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the former verse, where the apostle expresses Christ's human nature by yevouévov, he was made of the seed of David, which word imports the constitution of something that did not exist before: but here, in this verse, expressing his divine nature, since he had from eternity been the Son of God, it is not said of him that he was made, but only declared or manifested to be so.

Besides, the apostle here speaks of things past and already done; which being so, with what propriety could he insist upon a thing only as decreed and purposed, after it had actually come to pass ? especially since it was this only which here made for his purpose. His design was to prove Christ the Son of God by an argument taken from a thing known and notable, which was his resurrection; and would any rational disputer omit this, that he was actually risen, and argue only from this, that it was decreed that he should rise from the dead? According to the natural way of speaking, men never use to say that such a thing is decreed or purposed, after once that decree or purpose has passed into execution. And so much for explication of the first term.

2dly, The second inquiry is, what is imported by this term with power; the Greek is ev duvápel, in power, so that by some it is rendered in virtute ; but it being not unusual for the particle èv to be put for oùy, it is most properly rendered in our translation with

power ; which, though some understand of the power of Christ, as it exerted itself in the miracles which he did; yet here it signifies rather the glorious power of his divine nature, by which he overcame death, and properly opposed to the weakness of his human nature, by which he suffered it. Cor

respondent to which is that place in 2 Cor. xii. 4, He was crucified by weakness, but he liveth by the power of God : that is, the weakness of his humanity made him capable of the death of the cross; but the power of his divinity triumphed over that death, and raised him to an eternal life.

3dly, The third thing to be inquired into is, what is the intent of the following words, according to the spirit of holiness. The expression is an Hebraism, and signifies as much as the Holy Spirit; but what is the meaning of that here, is the doubt to be resolved.

Some understand it only as a further explication of the precedent word èv duvámes, taking both that and this for the miraculous works done by the Spirit of God to confirm the gospel : for still we shall find that the miracles of Christ and his apostles were ascribed to the Spirit of God; which exposition cannot stand, for these reasons :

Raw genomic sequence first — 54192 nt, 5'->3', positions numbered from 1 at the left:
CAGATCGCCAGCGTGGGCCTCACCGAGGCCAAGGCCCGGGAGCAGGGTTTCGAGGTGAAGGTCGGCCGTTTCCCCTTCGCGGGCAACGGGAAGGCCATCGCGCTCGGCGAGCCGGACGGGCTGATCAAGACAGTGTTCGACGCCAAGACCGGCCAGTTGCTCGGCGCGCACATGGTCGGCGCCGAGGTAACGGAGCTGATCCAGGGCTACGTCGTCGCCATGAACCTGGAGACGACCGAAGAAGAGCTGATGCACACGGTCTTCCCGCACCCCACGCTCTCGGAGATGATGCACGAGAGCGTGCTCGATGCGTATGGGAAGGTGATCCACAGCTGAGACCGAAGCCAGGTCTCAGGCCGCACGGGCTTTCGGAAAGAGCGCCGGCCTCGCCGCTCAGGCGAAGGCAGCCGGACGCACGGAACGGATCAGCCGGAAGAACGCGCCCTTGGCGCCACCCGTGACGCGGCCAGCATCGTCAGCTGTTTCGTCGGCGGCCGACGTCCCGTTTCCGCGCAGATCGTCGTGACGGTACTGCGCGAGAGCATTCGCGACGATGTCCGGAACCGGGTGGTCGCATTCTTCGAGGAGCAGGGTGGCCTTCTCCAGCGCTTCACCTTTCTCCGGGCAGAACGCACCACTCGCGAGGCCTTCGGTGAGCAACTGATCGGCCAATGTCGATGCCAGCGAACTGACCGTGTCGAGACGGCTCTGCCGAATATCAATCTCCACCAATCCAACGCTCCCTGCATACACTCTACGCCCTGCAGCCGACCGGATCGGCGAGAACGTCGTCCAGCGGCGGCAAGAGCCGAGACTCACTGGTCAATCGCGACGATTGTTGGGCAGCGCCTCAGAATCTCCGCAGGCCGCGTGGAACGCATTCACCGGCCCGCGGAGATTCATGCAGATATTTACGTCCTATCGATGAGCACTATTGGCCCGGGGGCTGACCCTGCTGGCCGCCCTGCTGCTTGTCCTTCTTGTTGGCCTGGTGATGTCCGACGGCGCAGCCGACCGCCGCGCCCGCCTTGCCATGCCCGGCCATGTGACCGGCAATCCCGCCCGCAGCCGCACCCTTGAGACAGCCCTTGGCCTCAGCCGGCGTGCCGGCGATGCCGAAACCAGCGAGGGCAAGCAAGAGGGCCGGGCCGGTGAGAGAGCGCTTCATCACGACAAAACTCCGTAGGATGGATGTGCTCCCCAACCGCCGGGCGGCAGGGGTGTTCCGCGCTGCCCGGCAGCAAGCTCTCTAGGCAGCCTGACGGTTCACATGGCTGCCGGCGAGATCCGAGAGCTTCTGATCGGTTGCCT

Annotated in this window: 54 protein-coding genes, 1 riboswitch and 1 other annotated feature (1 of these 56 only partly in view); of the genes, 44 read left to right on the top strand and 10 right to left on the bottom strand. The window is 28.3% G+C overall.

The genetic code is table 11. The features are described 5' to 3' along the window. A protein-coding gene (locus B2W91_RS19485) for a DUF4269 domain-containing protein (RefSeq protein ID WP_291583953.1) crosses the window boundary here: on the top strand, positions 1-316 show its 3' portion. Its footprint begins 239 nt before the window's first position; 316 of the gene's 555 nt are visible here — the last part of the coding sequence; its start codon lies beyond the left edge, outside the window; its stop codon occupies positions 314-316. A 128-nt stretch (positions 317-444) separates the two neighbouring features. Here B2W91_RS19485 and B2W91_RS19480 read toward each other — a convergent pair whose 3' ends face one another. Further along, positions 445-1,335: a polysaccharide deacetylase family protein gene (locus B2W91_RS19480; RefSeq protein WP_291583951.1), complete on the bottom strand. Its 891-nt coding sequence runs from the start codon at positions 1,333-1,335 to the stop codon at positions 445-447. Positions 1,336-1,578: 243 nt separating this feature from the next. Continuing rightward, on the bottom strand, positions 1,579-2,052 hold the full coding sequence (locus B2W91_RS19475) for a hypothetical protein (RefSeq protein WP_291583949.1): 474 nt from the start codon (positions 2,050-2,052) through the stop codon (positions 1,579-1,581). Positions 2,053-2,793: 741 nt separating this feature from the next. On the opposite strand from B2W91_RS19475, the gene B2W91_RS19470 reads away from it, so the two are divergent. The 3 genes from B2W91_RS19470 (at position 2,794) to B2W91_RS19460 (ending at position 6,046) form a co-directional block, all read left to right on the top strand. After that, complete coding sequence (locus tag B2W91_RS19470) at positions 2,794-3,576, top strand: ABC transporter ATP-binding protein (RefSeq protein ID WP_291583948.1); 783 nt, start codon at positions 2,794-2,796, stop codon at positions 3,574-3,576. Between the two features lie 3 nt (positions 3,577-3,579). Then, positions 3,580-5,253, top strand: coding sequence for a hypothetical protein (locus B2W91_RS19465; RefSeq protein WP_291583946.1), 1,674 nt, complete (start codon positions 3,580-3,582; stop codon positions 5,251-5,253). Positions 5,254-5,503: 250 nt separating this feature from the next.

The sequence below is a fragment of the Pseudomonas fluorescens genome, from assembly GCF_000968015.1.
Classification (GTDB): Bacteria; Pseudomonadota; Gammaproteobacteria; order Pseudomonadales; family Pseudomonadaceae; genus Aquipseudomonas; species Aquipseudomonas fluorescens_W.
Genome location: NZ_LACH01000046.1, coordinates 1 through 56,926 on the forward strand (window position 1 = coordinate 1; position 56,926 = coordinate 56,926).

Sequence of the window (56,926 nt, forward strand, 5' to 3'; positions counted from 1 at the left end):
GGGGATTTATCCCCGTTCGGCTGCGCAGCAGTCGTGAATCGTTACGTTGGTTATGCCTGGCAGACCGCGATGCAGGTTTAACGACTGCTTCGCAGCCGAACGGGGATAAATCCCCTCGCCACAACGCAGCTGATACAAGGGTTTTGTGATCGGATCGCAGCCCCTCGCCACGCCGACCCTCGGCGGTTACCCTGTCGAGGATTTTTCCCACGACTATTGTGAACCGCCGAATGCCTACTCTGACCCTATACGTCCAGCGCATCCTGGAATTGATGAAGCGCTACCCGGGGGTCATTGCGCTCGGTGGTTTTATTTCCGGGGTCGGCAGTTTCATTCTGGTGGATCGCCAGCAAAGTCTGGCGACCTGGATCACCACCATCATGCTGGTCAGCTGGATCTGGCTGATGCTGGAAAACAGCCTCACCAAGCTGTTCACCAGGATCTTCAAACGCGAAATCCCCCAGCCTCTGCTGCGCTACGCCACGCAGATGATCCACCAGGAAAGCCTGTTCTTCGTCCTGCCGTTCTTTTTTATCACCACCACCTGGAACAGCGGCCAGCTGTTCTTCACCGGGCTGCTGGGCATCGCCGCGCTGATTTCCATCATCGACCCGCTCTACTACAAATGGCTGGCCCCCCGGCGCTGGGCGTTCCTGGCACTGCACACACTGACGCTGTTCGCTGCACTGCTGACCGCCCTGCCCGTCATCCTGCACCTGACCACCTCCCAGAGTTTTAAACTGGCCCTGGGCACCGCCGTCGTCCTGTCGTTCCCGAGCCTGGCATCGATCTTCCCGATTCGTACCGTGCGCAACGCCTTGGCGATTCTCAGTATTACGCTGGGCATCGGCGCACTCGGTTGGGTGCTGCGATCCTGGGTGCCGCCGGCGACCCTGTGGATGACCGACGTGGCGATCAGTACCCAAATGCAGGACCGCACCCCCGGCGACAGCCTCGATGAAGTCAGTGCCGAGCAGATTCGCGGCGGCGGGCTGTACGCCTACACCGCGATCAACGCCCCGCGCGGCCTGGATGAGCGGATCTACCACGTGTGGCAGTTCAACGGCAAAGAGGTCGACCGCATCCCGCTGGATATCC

1st, Because it ought then to have been joined with the precedent words by conjunction, kad ev duváμει, και κατά πνεύμα.

2dly, Because in right construction it should have been πνεύματι, or διά πνεύματος, by the Spirit, noting the efficient cause; not according to the Spirit, as it is here; for katà avevua can never be brought to have an equivalent signification to διά πνεύματος. .

In the next place, therefore, if we observe the connection between this and the former verse, we shall find that there is a certain antithesis between them; and that as katà oápka signifies the human nature of Christ, so κατά πνεύμα may most appositely signify the divine; for it is not unusual in scripture for the divine nature to be rendered by the word

spirit ; John iv. 24, God is a spirit ; and 1 Tim. iii. 16, it is said, in respect of Christ, that God was manifested in the flesh, but justified in the Spirit ; that is, he was proved to have a divine nature, as well as an human. And now here, because the apostle had expressed the humanity of Christ, not by κατ' ανθρωπίνην φύσιν, οι κατάνθρωπον, but κατά σάρκα, namely, the better to set forth the frailty and gross substance of the human nature; by way of opposition, he renders his divinity by katTveūma, a word properly corresponding to katà cápka, and withal importing the vigorous and refined substance of this nature. And whereas he annexes this qualification of holiness, and calls it the spirit of holiness, it is because he considers not the divine nature of Christ absolutely in itself, but according to the relation it had to, and the great effect that it exercised upon his other nature. For it was his divinity which sanctified, consecrated, and hypostatically deified his humanity; and in that respect it is here treated of by the apostle.